The biblical women who inspire us with their strength

Heroines like Rachel and Yael inspired Jewish women through the centuries.


As I held my siddur close in the Remah Synagogue in Krakow, I had the distinct feeling that I wasnt alone. It was Chanukah 2009, I was a leader on a school Poland trip and I had the privilege of praying in this synagogue that once belonged to the decimated community of Krakow. As I prayed, I closed my eyes and felt the presence of all the women who, for almost 400 years, had stood in the same spot as me and had poured out their hearts in prayer.

I felt buoyed by the presence of these women and I visualised my prayer being carried on their shoulders, connecting the present and the past. Across the road from the synagogue I saw the building in which the movement for Jewish women’s education was born. In 1917, Sarah Schenirer, a young, single, religious woman recognised a lack of Jewish education for women and began a kindergarten for 25 girls in her apartment. Her leadership and determination was the precursor to the successful worldwide education system nowadays known as Beis Yaakov. While she died in 1937, mercifully of natural causes, her students were among the millions incarcerated in Auschwitz. In their account of the horrors they experienced, these young Beis Yaakov women described how they were able to light Chanukah candles in the barracks.

Reading their account, whilst standing and lighting our own Chanukah candles in the same barracks in Auschwitz in 2009 was one of the most harrowing and inspiring experiences. It symbolised the fierce determination of a group of young women to continue against all odds. Where did these women get their strength from?

The Bible is rich with the influence and leadership of women, not least from our matriarchs Sarah, Rebecca, Rachel and Leah, who overcame infertility, taught the nations and guided their families to serve Hashem. We have stories of Miriam and Queen Esther who led the nation to freedom from tyrannical rulers and detailed descriptions of the lives of Ruth the Moabite who converted to Judaism as well as Deborah the judge who sat under the date tree and ruled on legal matters.

These narratives show us that the greatest women were those who overcame personal hardship and transformed those around them through their actions and words. Learning about the lives of these early women and their inner and outer strength helps us to understand what we as their female descendants are capable of achieving nowadays as well.

As an example, our matriarch Rachel is a paradigm of inner strength. When she alongside Jacob came to her scheming father Laban to ask to be married, he would only agree if Jacob would first work for him for seven years. Left with no choice if he wanted to marry the woman he loved, Jacob agreed. Fast forward seven years and the night before her long awaited wedding, Rachel catches wind that her father is planning to trick Jacob into marrying her older sister Leah who is still not wed.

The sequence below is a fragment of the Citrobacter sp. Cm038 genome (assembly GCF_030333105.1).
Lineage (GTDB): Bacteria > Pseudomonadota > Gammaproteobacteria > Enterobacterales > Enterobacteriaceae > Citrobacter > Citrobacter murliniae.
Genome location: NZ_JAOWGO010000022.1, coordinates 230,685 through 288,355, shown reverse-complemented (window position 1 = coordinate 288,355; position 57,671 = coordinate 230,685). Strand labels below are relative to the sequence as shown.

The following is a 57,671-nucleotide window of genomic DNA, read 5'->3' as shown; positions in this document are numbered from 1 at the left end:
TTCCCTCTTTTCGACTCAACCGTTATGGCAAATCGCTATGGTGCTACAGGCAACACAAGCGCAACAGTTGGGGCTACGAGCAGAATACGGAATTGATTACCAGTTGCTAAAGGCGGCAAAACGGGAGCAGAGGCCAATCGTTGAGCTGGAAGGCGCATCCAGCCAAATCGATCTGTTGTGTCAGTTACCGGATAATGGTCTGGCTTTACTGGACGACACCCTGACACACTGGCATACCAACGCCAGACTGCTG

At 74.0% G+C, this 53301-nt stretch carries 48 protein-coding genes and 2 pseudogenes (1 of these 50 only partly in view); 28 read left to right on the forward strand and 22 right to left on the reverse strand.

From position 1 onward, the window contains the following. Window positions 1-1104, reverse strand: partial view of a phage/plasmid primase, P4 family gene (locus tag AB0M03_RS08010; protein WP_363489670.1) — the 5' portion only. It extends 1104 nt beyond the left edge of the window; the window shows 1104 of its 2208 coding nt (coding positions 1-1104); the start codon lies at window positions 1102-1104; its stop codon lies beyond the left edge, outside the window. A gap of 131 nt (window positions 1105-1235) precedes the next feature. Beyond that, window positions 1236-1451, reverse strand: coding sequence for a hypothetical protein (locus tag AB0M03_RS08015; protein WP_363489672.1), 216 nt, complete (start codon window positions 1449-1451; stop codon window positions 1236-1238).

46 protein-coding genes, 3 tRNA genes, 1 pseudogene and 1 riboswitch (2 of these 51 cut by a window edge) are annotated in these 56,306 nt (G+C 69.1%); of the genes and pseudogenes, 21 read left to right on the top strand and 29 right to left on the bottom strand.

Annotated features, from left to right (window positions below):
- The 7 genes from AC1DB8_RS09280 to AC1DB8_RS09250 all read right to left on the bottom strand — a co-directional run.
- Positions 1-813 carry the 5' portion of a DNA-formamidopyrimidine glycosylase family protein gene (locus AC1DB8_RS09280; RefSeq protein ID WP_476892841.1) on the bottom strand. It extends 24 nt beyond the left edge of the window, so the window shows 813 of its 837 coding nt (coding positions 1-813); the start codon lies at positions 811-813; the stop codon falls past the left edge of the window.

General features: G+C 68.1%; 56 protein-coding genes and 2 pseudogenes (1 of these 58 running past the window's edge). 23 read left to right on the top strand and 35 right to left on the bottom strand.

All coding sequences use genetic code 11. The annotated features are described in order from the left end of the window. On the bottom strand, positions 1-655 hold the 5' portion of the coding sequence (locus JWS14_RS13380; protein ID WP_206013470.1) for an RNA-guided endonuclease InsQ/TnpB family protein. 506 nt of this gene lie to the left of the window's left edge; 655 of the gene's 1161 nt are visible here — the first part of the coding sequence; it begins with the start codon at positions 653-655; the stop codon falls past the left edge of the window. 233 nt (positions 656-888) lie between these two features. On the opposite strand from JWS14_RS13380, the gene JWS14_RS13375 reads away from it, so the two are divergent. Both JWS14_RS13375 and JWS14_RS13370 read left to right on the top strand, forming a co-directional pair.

Rachel had predicted something like this may occur and so had created a secret code with Jacob so he should know it is her under the veil. However, at the last minute, out of deep sensitivity and compassion for her sister Leah, who would be mortified to be rejected under her chupah, Rachel teaches her sister the secret code and Leah is the one who Jacob marries. Rachel’s inner strength led to her decision to give up her place with Jacob, this was no doubt painful and yet she does it in order to sacrifice herself for her sister’s dignity.

Yael is another biblical example of female strength and leadership. Yael singlehandedly slaughtered Sisera, the general of the Canaanite army who was waging war on the Jewish people. She went to his tent, fed him wine and milk and then used a tent peg to kill him in his sleep. Yael courageously saved her people at the risk of her own life.

If we move forward in time to Chanukah, in the second century BCE, many years after the times of the Bible, we meet Judith who, using Yael’s example, changed the course of history with her actions and bravery. Judith lived in a Jewish town that was under siege by the Assyrians. Its inhabitants were about to surrender when Judith pleaded with the leaders of the town to hold out for a few more days. Using her knowledge of her Biblical ancestor Yael,

Judith headed out to meet the Assyrian general Holofernes. She tricked him into trusting her as an informant, and also fed him cheese and wine until he fell into a deep sleep. Judith then used his sword to sever his head. She wrapped it in her basket and took it back to her town in the middle of the night to be displayed by the town leaders the following day. Terrified, the Assyrians retreated, leaving the Jews victorious.

It is because of Judith that Jewish law states that women should refrain from any work (including household work) for around half an hour after lighting the Chanukah candles. It is a time for women to reflect, not only on the actions of Judith and to appreciate how she saved the nation, but also to recognise that just as she stood on the shoulders of those before her, so too do we stand on the shoulders of those women before us — including those of Rachel, Yael, Judith, the women of Krakow and Sarah Schenirer.

Chanukah reminds us of the tremendous women in our history who exhibited amazing inner strength which transformed the lives of those around them. It is taught that in every generation a redemption will occur in the merit of the righteous women of that generation — and so not only is it important for us to emulate those who came before us, but it is also incumbent upon us to recognise our vital role in shaping the Jewish future. Chanukah sameach.


Abi Kurzer is assistant rebbetzin at Edgware United Synagogue. She will be among the first to graduate from the Chief Rabbi’s Ma’ayan programme for women educators.

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